November Staff Picks: “Finding BatMan,” Agar Agar, and more!

Amber Sullivan

Spotify keeps sending me notifications to hype up the 2022 Wrapped playlist and has successfully incepted me into recommending music. Now that it’s winter, I need my walking music to be as fast paced as it is brooding, so I’ve been listening to a lot of Agar Agar. But let’s be honest, I always listen to a lot of Agar Agar. I don’t know how I haven’t recommended them before. Their 80’s-esque gritty synthpop sound is so addictive. The lyrics are usually narrative forward but absurd and stream-of-conscious and often related to the musicians wanting to be dogs, which I feel on a lot of levels. I think the EP Cardan is the way to ease into their music; “I Am That Guy” has so much build and movement that I can’t help but sing it every time I hear it, and “Prettiest Virgin” is like an entire 80’s high school romance in one catchy song. The Dog and the Future (2018) has a lot more range in both sound and lyrics, but it maintains the strong emotions throughout. I highly recommend it for anyone who also walks to work in the winter or wants to be a dog.

Jaclyn Morken

When I say that Taylor Swift’s Midnights took over my life after it released, I’m barely kidding. I literally listened to nothing else for at least a week (don’t @me Spotify Wrapped: I know I’m obsessed). It has been such a joy to rediscover Swift’s discography, especially over the past few years, and I swear she keeps getting better. The emotion she captures in each of her songs is unparalleled; her lyrics are pure poetry. I am hard-pressed to narrow down a favourite track from Midnights, as she takes us on a journey from gutting insecurity (“Anti-Hero”) to another self-love anthem (“Bejeweled”) to songs you just want to scream-sing in the car (“Would’ve, Could’ve, Should’ve”) and back again, but I think “Midnight Rain” is certainly a top contender for my favourite. It snuck up on me; the opening threw me a bit with the voice distortion, but soon enough I was completely taken with it (I’ve listened to it on repeat more times than I care to admit). I still haven’t gotten tired of listening to this album, and I may or may not want to collect every special edition because I can’t decide which color I like best.

Dominic Loise

I am feeling all the emotions as I write this month’s Staff Pick. At this time, it is not yet 24 hrs since I heard the news of actor Kevin Conroy’s passing. For many of us, he was our BatMan on BatMan: The Animated Series and other DC Universe projects helmed by animator Bruce Timm. I can remember when the big screen Tim Burton movie came out and thought each frame was a cinematic wonder, but I didn’t walk out of the theater feeling I saw my BatMan on the screen. Also during the 90s, the comic books were so grim and gritty that I was reading other super heroes at the time.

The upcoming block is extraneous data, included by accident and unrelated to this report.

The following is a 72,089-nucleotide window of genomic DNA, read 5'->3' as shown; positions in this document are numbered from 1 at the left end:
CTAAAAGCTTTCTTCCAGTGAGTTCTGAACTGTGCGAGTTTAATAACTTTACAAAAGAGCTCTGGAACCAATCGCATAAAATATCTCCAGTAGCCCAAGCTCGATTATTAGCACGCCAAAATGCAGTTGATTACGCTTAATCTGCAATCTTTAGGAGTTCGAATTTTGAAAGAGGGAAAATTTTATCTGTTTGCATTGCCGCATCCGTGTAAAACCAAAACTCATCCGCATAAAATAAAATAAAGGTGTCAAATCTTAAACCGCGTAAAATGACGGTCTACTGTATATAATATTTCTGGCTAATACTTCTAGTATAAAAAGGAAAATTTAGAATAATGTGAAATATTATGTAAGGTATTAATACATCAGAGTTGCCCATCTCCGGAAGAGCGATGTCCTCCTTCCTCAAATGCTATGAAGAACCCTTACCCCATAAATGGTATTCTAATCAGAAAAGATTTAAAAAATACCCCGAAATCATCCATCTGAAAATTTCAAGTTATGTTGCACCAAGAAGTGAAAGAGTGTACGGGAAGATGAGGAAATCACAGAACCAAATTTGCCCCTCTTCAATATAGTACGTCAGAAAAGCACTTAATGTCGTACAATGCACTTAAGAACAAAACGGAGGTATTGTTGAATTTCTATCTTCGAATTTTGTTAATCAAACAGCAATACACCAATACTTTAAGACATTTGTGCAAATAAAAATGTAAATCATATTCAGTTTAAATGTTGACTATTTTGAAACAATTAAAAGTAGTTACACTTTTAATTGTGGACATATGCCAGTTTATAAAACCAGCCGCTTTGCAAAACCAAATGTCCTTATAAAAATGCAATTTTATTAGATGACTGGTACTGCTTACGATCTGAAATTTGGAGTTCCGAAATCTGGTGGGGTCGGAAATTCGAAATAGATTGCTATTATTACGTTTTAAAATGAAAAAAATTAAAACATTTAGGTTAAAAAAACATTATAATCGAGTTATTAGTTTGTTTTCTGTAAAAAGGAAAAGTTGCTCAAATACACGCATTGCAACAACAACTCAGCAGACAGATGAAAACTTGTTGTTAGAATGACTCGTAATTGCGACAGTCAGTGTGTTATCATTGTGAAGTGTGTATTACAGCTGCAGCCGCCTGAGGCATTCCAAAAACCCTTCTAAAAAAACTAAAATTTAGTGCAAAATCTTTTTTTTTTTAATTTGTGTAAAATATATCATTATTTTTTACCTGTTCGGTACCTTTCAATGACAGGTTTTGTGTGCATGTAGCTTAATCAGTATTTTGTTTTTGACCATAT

BatMan: The Animated Series brought me back to BatMan. The stories and look were a tribute to the type of street noir and high adventure the BatMan comics had been from the 30s to the 70s. Grounding these stories were amazing vocal performances directed by Andrea Romano. And at the center of it all was Kevin Conroy as BatMan and Bruce Wayne.

DC Pride 2022 has Conroy’s very personal biographical story “Finding BatMan.” It is about the tools an actor uses in their utility belt to connect with a role. Conroy shares the hardships of growing up closeted, the early days of the AIDS crisis and the struggles and ridicule he faced finding work as a gay man in Hollywood. As an older man myself, I remember these times and how bigoted, contemptuous people could easily single you out shouting the “F-word” at you in public without anyone else batting an eye.

“Finding BatMan” is also about Conroy’s family life. The struggles of taking care of a brother with schizophrenia. As a teenager, he was the only family member to go to the hospital after his father’s suicide attempt. The story is about what Conroy needs to do in these situations to look after others but also look after himself. The art by J. Bone brings the emotions and compliments the story. There is also the amazing artistic choice to have a shadowing of blue through this black and white story which gives an undertone to the other main character of the stories who we don’t meet till the end.

The story ends with Conroy at a life-changing audition. He reads the script, pulls from his past and introduces us to the other main character of this story—BatMan.

Rest In Peace Kevin Conroy (1955-2022).

“Finding Batman” is available to read at

Thomas Chisholm

I’ve been listening to the new Alvvays album Blue Rev ever since it dropped in early October. It takes their excellent pop-rock formula and infuses it with a healthy dose of shoegaze. After two superb albums, the band seemed to have perfected their sound with 2017’s Antisocialites and they were in danger of stagnation if they repeated what already worked. But the songs on Blue Rev have so much more texture and nuance. The song “Very Online Guy” reminds me of something Deerhoof would put out. Overall, Blue Rev is a little less anthemic than its predecessors but every song still has its earworm moment or huge vocal delivery. I’m especially enjoying it on vinyl. It sounds like the vinyl got a separate master, which really lets Molly Rankin’s vocals shine. Her voice sounds a bit buried in the digital version.